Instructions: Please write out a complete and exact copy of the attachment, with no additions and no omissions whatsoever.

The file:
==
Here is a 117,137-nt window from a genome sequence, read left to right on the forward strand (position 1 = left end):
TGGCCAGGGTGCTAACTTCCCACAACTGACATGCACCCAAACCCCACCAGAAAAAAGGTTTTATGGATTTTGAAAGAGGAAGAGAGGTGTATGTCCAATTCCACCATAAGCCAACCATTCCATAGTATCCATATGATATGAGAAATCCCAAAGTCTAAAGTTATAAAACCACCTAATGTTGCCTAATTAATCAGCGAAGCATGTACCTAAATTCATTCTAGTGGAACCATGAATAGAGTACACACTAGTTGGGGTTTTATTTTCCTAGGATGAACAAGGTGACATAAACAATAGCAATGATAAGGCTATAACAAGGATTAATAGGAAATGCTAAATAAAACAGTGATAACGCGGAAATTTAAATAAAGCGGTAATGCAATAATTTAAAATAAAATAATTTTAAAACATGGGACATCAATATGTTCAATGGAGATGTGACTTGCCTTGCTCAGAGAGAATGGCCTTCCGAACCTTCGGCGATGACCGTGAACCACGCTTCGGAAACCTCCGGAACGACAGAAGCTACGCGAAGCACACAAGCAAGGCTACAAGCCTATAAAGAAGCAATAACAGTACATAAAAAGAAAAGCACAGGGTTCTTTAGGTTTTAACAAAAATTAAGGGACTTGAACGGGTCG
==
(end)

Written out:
Here is a 117,137-nt window from a genome sequence, read left to right on the forward strand (position 1 = left end):
TGGCCAGGGTGCTAACTTCCCACAACTGACATGCACCCAAACCCCACCAGAAAAAAGGTTTTATGGATTTTGAAAGAGGAAGAGAGGTGTATGTCCAATTCCACCATAAGCCAACCATTCCATAGTATCCATATGATATGAGAAATCCCAAAGTCTAAAGTTATAAAACCACCTAATGTTGCCTAATTAATCAGCGAAGCATGTACCTAAATTCATTCTAGTGGAACCATGAATAGAGTACACACTAGTTGGGGTTTTATTTTCCTAGGATGAACAAGGTGACATAAACAATAGCAATGATAAGGCTATAACAAGGATTAATAGGAAATGCTAAATAAAACAGTGATAACGCGGAAATTTAAATAAAGCGGTAATGCAATAATTTAAAATAAAATAATTTTAAAACATGGGACATCAATATGTTCAATGGAGATGTGACTTGCCTTGCTCAGAGAGAATGGCCTTCCGAACCTTCGGCGATGACCGTGAACCACGCTTCGGAAACCTCCGGAACGACAGAAGCTACGCGAAGCACACAAGCAAGGCTACAAGCCTATAAAGAAGCAATAACAGTACATAAAAAGAAAAGCACAGGGTTCTTTAGGTTTTAACAAAAATTAAGGGACTTGAACGGGTCG